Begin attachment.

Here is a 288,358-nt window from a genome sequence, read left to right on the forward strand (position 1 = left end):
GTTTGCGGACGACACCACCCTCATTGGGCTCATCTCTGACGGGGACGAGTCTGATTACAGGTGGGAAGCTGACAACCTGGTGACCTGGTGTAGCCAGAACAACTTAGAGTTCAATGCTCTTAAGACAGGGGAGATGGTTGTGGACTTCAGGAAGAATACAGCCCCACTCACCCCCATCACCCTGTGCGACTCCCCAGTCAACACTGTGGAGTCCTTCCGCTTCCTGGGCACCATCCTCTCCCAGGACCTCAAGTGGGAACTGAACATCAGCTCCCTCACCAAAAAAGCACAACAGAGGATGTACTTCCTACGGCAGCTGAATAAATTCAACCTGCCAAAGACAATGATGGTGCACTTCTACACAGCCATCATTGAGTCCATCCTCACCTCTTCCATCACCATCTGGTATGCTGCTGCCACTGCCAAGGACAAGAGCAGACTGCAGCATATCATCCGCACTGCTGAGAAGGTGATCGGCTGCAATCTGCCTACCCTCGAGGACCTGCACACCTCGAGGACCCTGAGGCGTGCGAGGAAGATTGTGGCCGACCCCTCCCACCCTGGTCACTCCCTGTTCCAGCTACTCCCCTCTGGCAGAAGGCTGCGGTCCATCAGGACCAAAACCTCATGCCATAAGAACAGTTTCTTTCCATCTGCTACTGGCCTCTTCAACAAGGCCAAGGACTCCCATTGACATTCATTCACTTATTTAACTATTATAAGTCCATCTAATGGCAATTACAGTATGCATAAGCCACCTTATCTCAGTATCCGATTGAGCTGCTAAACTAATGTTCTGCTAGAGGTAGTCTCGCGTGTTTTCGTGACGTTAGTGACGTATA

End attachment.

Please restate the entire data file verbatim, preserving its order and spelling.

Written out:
Here is a 288,358-nt window from a genome sequence, read left to right on the forward strand (position 1 = left end):
GTTTGCGGACGACACCACCCTCATTGGGCTCATCTCTGACGGGGACGAGTCTGATTACAGGTGGGAAGCTGACAACCTGGTGACCTGGTGTAGCCAGAACAACTTAGAGTTCAATGCTCTTAAGACAGGGGAGATGGTTGTGGACTTCAGGAAGAATACAGCCCCACTCACCCCCATCACCCTGTGCGACTCCCCAGTCAACACTGTGGAGTCCTTCCGCTTCCTGGGCACCATCCTCTCCCAGGACCTCAAGTGGGAACTGAACATCAGCTCCCTCACCAAAAAAGCACAACAGAGGATGTACTTCCTACGGCAGCTGAATAAATTCAACCTGCCAAAGACAATGATGGTGCACTTCTACACAGCCATCATTGAGTCCATCCTCACCTCTTCCATCACCATCTGGTATGCTGCTGCCACTGCCAAGGACAAGAGCAGACTGCAGCATATCATCCGCACTGCTGAGAAGGTGATCGGCTGCAATCTGCCTACCCTCGAGGACCTGCACACCTCGAGGACCCTGAGGCGTGCGAGGAAGATTGTGGCCGACCCCTCCCACCCTGGTCACTCCCTGTTCCAGCTACTCCCCTCTGGCAGAAGGCTGCGGTCCATCAGGACCAAAACCTCATGCCATAAGAACAGTTTCTTTCCATCTGCTACTGGCCTCTTCAACAAGGCCAAGGACTCCCATTGACATTCATTCACTTATTTAACTATTATAAGTCCATCTAATGGCAATTACAGTATGCATAAGCCACCTTATCTCAGTATCCGATTGAGCTGCTAAACTAATGTTCTGCTAGAGGTAGTCTCGCGTGTTTTCGTGACGTTAGTGACGTATA